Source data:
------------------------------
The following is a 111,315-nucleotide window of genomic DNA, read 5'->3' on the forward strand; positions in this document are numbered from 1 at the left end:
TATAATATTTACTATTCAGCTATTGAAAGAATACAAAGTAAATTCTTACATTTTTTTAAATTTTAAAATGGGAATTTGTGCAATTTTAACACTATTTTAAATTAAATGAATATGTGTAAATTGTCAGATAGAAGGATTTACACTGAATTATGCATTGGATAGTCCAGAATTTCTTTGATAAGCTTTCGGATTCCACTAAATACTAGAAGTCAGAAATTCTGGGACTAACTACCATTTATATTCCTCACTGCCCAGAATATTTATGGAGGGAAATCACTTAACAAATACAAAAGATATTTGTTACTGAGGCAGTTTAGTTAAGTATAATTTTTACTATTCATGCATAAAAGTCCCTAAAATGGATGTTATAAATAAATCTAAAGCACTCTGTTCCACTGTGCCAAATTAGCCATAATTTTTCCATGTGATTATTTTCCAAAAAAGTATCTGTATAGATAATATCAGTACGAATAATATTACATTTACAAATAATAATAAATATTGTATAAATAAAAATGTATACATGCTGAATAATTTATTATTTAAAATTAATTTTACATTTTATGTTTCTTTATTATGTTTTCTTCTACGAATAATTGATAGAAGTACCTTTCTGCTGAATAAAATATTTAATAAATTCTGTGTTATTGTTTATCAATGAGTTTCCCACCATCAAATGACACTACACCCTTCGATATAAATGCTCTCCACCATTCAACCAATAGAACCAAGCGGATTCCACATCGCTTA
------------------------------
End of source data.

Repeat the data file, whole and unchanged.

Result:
The following is a 111,315-nucleotide window of genomic DNA, read 5'->3' on the forward strand; positions in this document are numbered from 1 at the left end:
TATAATATTTACTATTCAGCTATTGAAAGAATACAAAGTAAATTCTTACATTTTTTTAAATTTTAAAATGGGAATTTGTGCAATTTTAACACTATTTTAAATTAAATGAATATGTGTAAATTGTCAGATAGAAGGATTTACACTGAATTATGCATTGGATAGTCCAGAATTTCTTTGATAAGCTTTCGGATTCCACTAAATACTAGAAGTCAGAAATTCTGGGACTAACTACCATTTATATTCCTCACTGCCCAGAATATTTATGGAGGGAAATCACTTAACAAATACAAAAGATATTTGTTACTGAGGCAGTTTAGTTAAGTATAATTTTTACTATTCATGCATAAAAGTCCCTAAAATGGATGTTATAAATAAATCTAAAGCACTCTGTTCCACTGTGCCAAATTAGCCATAATTTTTCCATGTGATTATTTTCCAAAAAAGTATCTGTATAGATAATATCAGTACGAATAATATTACATTTACAAATAATAATAAATATTGTATAAATAAAAATGTATACATGCTGAATAATTTATTATTTAAAATTAATTTTACATTTTATGTTTCTTTATTATGTTTTCTTCTACGAATAATTGATAGAAGTACCTTTCTGCTGAATAAAATATTTAATAAATTCTGTGTTATTGTTTATCAATGAGTTTCCCACCATCAAATGACACTACACCCTTCGATATAAATGCTCTCCACCATTCAACCAATAGAACCAAGCGGATTCCACATCGCTTA